- Speaking at the 2019 Cannes Lions International Festival of Creativity, Unilever CEO Alan Jope warned that "woke-washing" — brands running purpose-driven campaigns, but failing to take real action — threatens to "infect" the advertising industry. "It threatens to further destroy trust in our industry, when it's already in short supply," Jope said in a statement shared with Marketing Dive.
- True to Jope's comments, consumers expect brands to be socially responsible, and yet trust in brands doing so is down, per Edelman's 2019 Trust Barometer Special Report, a global study released at Cannes this week. While 81% of consumers said they consider brand trust in their purchasing decisions, only 34% actually trust the brands they buy from. Plus, 53% of consumers think brands "trustwash," or aren't as committed to society as they claim.
- The report revealed that 63% of consumers trust the insights shared by social influencers over the messages that brands create themselves. More than half (58%) of those surveyed had made a purchase in the past six months after an influencer recommended the product. Meanwhile, 41% of consumers admit to distrusting brand messages and 73% use ad blocking tools, up 10 points from last year's survey, MediaPost reports.
Whether it's dubbed "woke-washing" or "trustwashing," the ability of brands to "walk the talk" of their purpose-driven campaigns seems to be a top concern at this year's Cannes Lions festival. Despite industry heavyweight and longtime CMO Keith Weed's retirement, Unilever continues to set the agenda for the advertising world at Cannes, just as it has in years past. The push comes just days after Unilever revealed how it used DNA analysis to reduce stereotypical thinking among marketers — its Unstereotype initiative in action.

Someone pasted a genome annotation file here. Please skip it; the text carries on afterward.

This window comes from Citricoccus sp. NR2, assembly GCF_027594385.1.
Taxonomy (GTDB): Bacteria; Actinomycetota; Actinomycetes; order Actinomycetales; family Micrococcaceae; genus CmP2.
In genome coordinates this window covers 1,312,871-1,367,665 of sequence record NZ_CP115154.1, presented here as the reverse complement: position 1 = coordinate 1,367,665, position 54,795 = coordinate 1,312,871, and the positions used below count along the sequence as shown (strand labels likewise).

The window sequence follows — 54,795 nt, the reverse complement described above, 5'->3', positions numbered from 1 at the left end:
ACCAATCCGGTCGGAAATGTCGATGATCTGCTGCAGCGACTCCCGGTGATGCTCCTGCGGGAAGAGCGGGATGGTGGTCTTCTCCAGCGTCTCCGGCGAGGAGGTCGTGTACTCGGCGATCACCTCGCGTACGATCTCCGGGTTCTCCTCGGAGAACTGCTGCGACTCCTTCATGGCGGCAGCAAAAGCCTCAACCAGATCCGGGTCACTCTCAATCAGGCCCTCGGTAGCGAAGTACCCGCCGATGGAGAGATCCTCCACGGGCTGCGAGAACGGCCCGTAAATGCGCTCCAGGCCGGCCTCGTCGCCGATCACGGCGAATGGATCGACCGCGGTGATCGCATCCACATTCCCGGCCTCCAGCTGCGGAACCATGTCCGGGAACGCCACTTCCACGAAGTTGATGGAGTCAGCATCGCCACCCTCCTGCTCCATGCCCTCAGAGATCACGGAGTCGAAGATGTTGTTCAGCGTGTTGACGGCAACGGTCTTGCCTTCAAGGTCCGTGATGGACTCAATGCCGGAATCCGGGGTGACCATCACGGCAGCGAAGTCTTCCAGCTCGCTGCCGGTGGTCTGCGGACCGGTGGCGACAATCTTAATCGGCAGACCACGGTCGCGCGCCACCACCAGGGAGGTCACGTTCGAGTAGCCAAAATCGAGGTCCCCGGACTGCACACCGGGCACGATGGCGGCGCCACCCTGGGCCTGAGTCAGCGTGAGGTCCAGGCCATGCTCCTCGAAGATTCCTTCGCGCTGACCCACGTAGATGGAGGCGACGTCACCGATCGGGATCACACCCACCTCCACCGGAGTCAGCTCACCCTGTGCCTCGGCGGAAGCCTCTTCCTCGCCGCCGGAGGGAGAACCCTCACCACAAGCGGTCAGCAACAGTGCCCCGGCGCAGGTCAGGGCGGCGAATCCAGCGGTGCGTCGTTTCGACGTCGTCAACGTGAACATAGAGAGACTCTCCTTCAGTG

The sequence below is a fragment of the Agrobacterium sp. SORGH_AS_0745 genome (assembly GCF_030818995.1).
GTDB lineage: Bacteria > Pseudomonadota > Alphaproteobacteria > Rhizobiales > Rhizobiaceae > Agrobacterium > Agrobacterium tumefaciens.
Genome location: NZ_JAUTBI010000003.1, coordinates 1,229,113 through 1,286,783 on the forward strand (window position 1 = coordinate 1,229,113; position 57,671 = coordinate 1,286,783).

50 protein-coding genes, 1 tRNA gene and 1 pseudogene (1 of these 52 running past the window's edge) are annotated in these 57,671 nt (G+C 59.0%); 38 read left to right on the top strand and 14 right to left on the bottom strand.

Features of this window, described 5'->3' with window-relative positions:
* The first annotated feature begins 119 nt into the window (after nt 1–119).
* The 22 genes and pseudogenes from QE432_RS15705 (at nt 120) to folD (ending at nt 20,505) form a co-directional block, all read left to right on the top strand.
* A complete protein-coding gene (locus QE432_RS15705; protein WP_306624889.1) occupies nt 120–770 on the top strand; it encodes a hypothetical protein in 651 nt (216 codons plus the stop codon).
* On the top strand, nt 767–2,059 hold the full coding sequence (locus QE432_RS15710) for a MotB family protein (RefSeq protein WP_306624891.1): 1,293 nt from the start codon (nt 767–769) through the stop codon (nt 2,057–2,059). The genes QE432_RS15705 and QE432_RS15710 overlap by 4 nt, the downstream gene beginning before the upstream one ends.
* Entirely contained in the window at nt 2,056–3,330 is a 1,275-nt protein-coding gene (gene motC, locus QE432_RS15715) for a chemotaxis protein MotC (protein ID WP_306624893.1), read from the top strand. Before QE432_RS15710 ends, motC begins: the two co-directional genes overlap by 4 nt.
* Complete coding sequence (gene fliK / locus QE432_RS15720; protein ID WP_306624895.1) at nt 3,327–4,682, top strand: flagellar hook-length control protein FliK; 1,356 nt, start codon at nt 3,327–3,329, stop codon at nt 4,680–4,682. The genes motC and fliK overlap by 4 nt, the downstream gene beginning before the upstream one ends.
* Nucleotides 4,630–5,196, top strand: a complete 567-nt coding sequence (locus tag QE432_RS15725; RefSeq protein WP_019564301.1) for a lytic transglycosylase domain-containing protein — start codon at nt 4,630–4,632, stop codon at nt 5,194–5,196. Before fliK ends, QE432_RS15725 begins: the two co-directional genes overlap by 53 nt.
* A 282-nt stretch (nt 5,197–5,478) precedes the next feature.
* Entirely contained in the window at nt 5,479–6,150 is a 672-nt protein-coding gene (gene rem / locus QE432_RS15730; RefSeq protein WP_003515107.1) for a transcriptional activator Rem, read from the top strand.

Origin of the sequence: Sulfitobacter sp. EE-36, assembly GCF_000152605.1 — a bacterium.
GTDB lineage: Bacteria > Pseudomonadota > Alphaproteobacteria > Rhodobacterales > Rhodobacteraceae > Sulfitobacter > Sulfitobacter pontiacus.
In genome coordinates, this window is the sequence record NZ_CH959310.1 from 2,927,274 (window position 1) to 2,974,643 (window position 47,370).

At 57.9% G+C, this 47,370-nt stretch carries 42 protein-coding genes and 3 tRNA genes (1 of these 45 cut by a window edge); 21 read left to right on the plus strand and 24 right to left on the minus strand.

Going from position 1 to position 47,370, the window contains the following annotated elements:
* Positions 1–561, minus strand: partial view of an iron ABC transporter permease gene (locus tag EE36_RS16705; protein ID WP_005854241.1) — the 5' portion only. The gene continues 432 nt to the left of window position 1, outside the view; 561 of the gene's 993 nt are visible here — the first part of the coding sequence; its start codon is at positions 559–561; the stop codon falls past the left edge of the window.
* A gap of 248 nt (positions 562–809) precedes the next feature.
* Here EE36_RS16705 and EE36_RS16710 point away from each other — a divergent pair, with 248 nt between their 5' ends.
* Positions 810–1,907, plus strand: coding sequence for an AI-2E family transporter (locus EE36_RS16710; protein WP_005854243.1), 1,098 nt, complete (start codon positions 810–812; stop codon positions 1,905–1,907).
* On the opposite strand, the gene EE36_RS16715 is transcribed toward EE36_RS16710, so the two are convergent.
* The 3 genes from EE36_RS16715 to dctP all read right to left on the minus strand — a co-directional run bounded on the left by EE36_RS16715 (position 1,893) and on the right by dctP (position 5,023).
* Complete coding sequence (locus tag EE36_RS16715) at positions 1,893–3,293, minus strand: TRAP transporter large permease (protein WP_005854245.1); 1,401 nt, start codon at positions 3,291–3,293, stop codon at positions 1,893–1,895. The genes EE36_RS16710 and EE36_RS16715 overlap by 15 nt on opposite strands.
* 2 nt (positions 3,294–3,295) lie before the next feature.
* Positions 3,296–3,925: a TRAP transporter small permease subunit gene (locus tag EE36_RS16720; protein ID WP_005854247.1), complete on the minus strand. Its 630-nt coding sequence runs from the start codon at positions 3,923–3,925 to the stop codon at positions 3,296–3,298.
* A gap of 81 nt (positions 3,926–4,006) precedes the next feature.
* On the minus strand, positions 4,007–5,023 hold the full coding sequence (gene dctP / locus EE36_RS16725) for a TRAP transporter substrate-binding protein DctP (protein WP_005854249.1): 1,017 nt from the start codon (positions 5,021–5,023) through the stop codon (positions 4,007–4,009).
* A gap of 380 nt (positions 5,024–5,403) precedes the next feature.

Reinforcing Jope's comments, the Edelman study finds a huge gap between consumers' desire for brands to be socially responsible and their belief that brands can actually be trusted to act in a responsible manner — a worrying sign for brands that have doubled down on purpose and cause-driven campaigns in the past few years. Brand trust is no longer just a nice-to-have metric, but is growing more important to consumers' purchase decisions. As consumers increasingly adopt ad blockers, delivering marketing messages becomes more challenging, so building trust can help influence purchase decisions.
The Edelman study illustrates the continued importance of social influencers in the marketing ecosystem. While major marketers have suggested that influencers are not always what they promise to be, the fact that more than half of consumers are making purchases based on the opinions of influencers suggests they aren't going anywhere soon. This is particularly true as consumers admit to distrusting brand messaging and the fact that almost three-quarters of consumers are blocking ads. The report's claims about influencers follow similar research that found that 44% of social media users follow an influencer, and 34% have discovered a brand based on influencer posts.
The report follows others that have demonstrated how consumers want to make purchases from trusted brands. A recent Brand Keys report revealed that brands that can find the right mix of emotional engagement and trust can build loyalty, which could boost lifetime profits per customer.